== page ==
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Late 70's, early 80's. Possibly Amazing Stories/Science Fiction Science Fact or similar periodical, possibly a reprint (astounding ?).

I am pretty sure this was not a comic, and for many years I believed the title was "The Union Forever" but not Barry N. Malzberg's.

All persons acquire a living allowance by means of a stock grant at birth. Employment is lucrative but nobody seems particularly interested in giving up their free time.

Employment is by frequently dodged draft.

The main character is drafted into a systems admin role, for which he is surprisingly qualified by comparison to the incumbents who are rorting the system (possible anti-socialist story line), having been taught (punched card) processing by an aged relative, possibly a grandfather.

Ala "Winston" in "1984" he attracts attention, and the "Union" makes a move...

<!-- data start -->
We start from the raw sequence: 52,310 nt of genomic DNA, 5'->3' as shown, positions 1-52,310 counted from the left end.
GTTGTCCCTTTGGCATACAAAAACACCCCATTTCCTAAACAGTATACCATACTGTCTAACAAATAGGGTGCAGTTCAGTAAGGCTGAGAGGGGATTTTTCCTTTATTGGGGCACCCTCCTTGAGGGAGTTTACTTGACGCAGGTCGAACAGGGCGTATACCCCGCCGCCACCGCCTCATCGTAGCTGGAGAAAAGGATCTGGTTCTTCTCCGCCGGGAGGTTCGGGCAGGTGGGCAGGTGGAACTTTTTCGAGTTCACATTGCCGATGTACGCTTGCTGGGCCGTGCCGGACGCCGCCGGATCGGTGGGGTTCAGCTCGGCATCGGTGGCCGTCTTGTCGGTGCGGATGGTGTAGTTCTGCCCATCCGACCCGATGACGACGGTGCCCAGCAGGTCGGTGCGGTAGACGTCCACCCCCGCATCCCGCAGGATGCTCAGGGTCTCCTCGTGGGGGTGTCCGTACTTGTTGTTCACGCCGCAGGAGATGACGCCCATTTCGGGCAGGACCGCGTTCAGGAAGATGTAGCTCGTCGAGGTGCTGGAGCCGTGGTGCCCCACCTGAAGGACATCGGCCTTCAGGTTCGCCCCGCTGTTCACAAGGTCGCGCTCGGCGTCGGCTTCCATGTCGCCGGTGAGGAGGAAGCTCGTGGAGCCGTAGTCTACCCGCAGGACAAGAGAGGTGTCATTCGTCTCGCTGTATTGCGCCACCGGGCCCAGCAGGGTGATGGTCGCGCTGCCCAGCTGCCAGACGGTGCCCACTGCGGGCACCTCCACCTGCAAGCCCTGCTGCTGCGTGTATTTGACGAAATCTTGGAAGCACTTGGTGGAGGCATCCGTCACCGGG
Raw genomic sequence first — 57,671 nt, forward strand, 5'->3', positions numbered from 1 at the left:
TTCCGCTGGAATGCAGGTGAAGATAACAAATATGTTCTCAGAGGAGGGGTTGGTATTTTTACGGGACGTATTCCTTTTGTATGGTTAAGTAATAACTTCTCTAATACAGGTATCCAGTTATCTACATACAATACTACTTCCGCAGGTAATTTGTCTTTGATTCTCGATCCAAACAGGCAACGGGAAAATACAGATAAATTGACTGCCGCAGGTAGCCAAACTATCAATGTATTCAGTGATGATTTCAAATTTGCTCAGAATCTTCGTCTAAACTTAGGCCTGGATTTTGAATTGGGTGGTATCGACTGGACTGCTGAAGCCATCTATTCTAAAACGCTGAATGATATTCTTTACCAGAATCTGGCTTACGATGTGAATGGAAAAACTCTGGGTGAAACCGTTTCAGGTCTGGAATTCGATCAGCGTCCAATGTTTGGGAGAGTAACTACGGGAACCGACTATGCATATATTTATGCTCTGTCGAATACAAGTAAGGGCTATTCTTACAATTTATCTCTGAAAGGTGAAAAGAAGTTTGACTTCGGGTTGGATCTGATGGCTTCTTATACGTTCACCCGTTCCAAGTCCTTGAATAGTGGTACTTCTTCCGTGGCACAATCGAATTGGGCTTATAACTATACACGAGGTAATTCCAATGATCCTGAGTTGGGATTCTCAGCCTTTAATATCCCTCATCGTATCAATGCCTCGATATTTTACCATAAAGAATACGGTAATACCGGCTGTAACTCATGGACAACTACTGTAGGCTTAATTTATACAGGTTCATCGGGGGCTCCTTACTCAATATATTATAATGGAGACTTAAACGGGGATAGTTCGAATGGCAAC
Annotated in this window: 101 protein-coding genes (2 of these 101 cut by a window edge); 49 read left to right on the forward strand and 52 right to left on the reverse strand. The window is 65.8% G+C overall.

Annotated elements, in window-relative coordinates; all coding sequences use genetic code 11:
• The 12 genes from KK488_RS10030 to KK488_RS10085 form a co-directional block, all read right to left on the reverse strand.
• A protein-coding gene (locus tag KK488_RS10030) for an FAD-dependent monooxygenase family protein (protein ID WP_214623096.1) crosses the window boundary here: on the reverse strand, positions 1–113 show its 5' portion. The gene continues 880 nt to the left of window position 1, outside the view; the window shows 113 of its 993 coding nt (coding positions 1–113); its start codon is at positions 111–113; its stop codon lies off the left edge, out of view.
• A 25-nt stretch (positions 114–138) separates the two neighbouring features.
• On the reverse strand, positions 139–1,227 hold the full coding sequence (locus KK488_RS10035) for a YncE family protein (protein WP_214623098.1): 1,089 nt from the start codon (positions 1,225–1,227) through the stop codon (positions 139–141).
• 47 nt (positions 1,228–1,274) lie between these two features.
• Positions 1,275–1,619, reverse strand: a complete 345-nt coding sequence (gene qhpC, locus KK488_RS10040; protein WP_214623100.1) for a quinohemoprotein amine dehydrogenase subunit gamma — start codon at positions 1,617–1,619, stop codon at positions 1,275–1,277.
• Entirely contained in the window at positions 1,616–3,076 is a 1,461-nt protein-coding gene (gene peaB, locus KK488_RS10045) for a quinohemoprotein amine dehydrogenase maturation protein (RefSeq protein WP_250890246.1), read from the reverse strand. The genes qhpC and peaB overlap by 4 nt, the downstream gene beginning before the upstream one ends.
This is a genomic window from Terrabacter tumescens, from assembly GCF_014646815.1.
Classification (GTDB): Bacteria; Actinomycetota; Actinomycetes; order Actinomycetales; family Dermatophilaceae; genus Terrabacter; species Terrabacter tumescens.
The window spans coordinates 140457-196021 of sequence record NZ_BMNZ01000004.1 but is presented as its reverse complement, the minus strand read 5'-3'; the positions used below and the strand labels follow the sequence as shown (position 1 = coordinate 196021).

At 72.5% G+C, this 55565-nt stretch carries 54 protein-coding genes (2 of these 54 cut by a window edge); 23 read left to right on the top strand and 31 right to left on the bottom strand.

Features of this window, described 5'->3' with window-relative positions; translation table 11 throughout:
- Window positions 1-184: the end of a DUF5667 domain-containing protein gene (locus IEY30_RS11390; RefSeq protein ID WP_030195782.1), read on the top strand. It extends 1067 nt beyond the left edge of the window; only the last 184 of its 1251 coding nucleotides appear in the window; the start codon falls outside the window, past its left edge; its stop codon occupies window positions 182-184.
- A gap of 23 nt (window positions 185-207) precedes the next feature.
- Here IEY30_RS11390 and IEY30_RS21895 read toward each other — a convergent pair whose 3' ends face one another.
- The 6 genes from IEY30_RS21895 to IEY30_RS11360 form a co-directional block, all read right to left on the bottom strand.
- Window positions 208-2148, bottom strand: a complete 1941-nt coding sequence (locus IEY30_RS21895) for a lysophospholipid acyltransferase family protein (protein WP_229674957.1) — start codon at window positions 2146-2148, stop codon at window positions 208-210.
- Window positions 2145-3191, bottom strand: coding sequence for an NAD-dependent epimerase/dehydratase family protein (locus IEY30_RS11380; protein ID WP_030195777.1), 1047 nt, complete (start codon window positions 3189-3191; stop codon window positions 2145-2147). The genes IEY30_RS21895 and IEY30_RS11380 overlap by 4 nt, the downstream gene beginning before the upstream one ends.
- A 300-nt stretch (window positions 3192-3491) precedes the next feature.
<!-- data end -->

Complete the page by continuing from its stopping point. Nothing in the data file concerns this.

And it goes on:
• 1
    What means "rorting?" I wot not this word. – DavidW May 31 at 3:24
  • Riding the gravy train, not actually working. Fraudulently misrepresenting their time cards etc.etc. Basically being as useful as mammary glands on a bull, but still cashing their paycheck. – mckenzm May 31 at 3:28
  • 2
    Probably "The Union Forever", a novella by Mack Reynolds in Analog, December 1980 but I don't seem to have a copy of that issue, so I can't confirm that the story matches your description. – user14111 May 31 at 3:34
  • I'll check that by Monday, I do have that issue. Possibly from wandering down this path before. It would match his MO. I could be wrong about the title as well. – mckenzm May 31 at 5:25
  • The part about every U.S. citizen being issued some shares of "Basic Common Stock" at birth, thus giving him a small but steady source of income even if he never finds a steady pay, was a basic assumption in many of Mack Reynolds's stories. As soon as I read the question, I figured it had to be something by Mack Reynolds. – Lorendiac May 31 at 9:02

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